Retrospective>>2000 Le Mans 24 Hours Part 2

Sometimes you do not need the Ouija board to forecast the outcome of an event. Ten years ago it was the assembled wisdom that Audi would dominate the Le Mans 24 Hours and finish 1-2-3. So it came to pass. Mind you, the same, self appointed experts reached a similar conclusion about Peugeot this year and we all know how that turned out. That, perhaps, encapsulates the enigma of Les Vingt Quatre Heures du Mans.

The image above shows the staged finish; the flag waving and enthusiasm of Emanuele Pirro in #8 Audi indicates which of the R8 trio has won. This was to become a recurring dream for Audi over the following decade and a corresponding nightmare for their opponents.

Of course what was not obvious to most of us, although it should have been, was how far ahead of the opposition Audi were. They had applied real intelligence and savvy to the issues encountered by their entries in the 1999 race. Both the R8R and R8C cars had suffered with transmission problems, losing huge amounts of time. The solution not only build a better system but construct it in a way that made repairs easy.

Which is of course what Audi did. In an intelligent use of a big budget they analysed that the use of hydraulic sequential gearbox combined with the effect of the two chicanes on the Mulsanne Straight put undue strain on the transmission.. To solve this issue they had their supplier, Ricardo Engineering, construct a pneumatic selection system. Furthermore the rear suspension and rear wing were mounted on the gearbox casing, meaning that the entire rear end of gearbox, suspension, brakes and wheels could replaced as a pre-assembled unit. The whole job took around seven minutes during the race and indeed, this facility would determine the final result. Not everyone approved of this ability to make wholescale repairs to the car, arguing that endurance races should be just that, endurance for man and machine. Coming from a rally background where the ability to make repairs quickly was an essential part of the sport, Audi would have found this attitude strange.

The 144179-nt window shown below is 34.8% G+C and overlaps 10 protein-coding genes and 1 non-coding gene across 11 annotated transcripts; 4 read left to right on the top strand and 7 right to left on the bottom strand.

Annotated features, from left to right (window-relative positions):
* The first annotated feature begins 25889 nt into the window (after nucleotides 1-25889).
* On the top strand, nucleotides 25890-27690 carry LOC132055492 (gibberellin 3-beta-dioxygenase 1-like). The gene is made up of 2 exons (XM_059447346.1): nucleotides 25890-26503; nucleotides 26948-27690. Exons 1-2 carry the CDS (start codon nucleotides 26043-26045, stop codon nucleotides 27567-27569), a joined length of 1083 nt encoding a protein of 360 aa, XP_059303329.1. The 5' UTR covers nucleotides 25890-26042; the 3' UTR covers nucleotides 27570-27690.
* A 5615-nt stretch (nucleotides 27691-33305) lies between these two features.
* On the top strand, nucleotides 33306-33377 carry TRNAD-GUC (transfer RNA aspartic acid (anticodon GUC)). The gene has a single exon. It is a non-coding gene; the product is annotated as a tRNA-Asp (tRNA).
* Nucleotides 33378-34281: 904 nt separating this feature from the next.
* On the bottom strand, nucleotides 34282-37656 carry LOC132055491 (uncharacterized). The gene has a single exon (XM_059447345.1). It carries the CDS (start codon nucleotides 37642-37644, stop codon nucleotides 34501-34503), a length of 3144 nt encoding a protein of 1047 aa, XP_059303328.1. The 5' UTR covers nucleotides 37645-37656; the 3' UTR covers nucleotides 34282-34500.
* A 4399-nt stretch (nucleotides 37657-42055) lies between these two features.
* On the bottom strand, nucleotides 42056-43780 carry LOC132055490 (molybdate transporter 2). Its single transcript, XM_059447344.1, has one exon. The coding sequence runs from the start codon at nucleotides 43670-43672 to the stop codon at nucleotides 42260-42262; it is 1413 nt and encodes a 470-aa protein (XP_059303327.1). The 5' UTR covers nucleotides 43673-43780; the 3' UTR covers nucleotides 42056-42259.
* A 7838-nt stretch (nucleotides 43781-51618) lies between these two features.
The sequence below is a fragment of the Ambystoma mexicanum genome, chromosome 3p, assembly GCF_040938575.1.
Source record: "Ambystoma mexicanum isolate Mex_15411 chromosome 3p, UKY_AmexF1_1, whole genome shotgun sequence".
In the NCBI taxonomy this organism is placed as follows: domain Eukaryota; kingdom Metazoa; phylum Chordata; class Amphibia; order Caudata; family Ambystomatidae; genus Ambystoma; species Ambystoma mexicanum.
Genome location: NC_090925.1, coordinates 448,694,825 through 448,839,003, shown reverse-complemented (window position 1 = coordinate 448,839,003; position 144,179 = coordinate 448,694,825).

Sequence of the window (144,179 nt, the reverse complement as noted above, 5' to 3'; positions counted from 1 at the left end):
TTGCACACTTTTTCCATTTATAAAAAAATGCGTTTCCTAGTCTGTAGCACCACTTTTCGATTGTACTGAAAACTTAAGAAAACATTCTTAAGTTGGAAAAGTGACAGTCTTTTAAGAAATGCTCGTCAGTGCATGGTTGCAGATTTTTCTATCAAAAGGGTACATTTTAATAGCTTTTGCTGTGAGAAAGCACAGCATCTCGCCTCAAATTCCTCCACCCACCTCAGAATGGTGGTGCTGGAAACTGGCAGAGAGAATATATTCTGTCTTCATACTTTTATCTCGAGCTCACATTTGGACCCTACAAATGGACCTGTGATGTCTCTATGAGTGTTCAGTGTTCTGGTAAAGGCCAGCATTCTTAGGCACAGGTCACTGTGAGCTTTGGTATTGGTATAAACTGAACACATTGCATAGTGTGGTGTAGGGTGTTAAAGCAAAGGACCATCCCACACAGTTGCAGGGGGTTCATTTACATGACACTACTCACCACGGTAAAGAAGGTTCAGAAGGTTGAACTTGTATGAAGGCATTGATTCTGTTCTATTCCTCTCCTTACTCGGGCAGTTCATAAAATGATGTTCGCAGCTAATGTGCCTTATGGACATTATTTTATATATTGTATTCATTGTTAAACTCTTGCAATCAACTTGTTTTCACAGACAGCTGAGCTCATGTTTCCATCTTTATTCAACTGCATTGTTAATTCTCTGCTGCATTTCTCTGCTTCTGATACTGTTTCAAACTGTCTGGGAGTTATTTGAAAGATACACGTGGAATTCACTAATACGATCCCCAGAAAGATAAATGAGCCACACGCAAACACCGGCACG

The only part carried over from 1999 was the engine as the 3.6 litre turbo-charged V8 had provided plenty of power and good economy. The rest of the car was built with the same application of thought and experience shown in the solving of the problems associated with transmissions.

In the final analysis with the R8, Audi brought a gun to knife fight, the car was better, the driver line up was equal to any, the Joest team led by Ralf Juttner had already won Le Mans four times and the really serious opposition like BMW, Toyota or Mercedes Benz had disappeared. Game over.